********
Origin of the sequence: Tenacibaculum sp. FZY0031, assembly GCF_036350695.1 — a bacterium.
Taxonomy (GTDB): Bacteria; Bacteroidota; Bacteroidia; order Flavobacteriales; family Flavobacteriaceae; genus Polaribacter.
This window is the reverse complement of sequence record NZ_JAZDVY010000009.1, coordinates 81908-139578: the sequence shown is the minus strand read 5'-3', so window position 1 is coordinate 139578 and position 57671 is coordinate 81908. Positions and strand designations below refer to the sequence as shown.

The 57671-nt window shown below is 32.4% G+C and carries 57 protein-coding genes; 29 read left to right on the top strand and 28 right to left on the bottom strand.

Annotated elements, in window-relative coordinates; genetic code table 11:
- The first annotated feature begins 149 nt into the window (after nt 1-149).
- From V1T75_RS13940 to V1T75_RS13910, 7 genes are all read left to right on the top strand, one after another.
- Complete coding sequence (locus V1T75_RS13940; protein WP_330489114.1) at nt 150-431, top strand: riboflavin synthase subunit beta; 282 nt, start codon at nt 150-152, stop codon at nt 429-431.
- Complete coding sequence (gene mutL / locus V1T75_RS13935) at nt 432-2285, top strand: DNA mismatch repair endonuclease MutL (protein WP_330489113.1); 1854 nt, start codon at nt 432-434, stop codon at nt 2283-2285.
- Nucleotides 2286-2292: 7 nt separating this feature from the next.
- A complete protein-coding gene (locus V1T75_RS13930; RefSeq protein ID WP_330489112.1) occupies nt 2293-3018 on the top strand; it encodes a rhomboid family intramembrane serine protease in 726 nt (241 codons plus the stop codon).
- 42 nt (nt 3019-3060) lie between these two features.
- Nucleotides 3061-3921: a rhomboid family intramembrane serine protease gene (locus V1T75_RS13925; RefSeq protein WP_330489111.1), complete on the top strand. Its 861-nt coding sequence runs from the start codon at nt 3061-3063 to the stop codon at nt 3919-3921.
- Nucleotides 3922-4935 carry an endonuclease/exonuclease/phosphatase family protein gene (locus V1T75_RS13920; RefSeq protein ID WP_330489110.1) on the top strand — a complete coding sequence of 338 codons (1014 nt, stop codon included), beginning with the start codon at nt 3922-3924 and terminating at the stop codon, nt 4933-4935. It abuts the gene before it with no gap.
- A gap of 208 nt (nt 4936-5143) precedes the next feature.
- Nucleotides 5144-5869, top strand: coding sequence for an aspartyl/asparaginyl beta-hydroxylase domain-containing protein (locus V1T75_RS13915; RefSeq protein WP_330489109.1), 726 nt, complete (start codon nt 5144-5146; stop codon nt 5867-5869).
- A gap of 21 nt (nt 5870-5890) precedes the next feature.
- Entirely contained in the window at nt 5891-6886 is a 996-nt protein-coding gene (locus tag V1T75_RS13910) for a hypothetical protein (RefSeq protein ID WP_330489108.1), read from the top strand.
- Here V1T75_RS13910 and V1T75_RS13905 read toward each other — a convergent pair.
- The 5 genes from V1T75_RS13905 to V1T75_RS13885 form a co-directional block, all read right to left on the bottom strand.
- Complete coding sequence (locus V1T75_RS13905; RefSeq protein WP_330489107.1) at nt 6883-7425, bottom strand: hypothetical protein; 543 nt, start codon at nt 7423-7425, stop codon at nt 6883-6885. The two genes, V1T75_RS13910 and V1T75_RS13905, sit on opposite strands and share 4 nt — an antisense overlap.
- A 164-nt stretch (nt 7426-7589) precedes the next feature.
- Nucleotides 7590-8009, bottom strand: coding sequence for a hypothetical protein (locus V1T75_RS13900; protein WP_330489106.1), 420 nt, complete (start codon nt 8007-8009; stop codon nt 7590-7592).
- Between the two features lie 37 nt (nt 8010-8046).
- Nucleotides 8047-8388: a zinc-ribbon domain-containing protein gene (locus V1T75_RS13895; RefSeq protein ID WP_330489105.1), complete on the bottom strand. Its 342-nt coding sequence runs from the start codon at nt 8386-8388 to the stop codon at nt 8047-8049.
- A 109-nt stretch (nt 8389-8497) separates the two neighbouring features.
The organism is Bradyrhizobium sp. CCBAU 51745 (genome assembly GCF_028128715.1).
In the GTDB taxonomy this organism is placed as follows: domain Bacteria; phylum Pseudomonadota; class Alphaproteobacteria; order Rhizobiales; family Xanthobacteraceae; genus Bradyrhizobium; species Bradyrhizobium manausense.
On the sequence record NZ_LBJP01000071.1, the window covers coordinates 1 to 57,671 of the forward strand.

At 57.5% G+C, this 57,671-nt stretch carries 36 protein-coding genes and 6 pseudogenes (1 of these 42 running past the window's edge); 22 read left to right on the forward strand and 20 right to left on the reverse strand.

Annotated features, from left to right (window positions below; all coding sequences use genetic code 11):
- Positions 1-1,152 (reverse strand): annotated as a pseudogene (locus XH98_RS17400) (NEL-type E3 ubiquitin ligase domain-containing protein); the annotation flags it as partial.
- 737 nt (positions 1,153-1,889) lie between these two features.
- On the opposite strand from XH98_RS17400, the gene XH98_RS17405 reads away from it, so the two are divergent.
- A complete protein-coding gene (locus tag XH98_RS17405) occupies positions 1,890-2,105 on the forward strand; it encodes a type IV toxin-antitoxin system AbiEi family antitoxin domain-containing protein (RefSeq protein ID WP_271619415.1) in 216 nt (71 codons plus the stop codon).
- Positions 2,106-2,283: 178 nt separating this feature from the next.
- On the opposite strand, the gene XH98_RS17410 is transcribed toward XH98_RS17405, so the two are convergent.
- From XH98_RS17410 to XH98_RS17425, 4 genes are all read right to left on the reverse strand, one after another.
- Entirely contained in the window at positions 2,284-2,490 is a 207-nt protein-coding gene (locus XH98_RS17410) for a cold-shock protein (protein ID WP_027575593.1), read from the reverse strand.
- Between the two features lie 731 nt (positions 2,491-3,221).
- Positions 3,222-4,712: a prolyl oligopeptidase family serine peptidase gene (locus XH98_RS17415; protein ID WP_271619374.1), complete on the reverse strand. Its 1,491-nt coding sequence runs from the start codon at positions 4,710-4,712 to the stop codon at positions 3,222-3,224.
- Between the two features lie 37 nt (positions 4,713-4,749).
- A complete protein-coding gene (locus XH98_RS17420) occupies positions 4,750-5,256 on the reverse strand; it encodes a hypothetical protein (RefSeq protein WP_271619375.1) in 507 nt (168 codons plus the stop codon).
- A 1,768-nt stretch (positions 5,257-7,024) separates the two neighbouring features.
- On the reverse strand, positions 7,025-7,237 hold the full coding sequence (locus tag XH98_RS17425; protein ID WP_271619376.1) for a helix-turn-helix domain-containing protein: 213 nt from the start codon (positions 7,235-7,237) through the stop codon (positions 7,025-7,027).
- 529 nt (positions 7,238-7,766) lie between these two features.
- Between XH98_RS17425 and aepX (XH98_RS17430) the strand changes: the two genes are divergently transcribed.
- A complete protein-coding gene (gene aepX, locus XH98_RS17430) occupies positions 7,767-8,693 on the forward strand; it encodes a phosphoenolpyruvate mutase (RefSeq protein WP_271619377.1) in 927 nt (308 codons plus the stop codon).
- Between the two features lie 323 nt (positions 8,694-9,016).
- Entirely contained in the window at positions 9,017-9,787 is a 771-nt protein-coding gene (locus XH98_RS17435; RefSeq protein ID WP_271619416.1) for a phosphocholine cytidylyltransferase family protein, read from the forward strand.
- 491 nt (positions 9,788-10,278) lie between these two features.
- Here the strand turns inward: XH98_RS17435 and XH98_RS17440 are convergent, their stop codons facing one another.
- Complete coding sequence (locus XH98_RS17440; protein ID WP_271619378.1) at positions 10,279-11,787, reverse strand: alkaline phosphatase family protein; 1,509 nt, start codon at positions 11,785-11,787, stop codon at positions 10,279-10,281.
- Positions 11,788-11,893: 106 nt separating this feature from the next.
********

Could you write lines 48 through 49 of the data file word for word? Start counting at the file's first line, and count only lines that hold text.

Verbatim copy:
- A complete protein-coding gene (gene aepX, locus XH98_RS17430) occupies positions 7,767-8,693 on the forward strand; it encodes a phosphoenolpyruvate mutase (RefSeq protein WP_271619377.1) in 927 nt (308 codons plus the stop codon).
- Between the two features lie 323 nt (positions 8,694-9,016).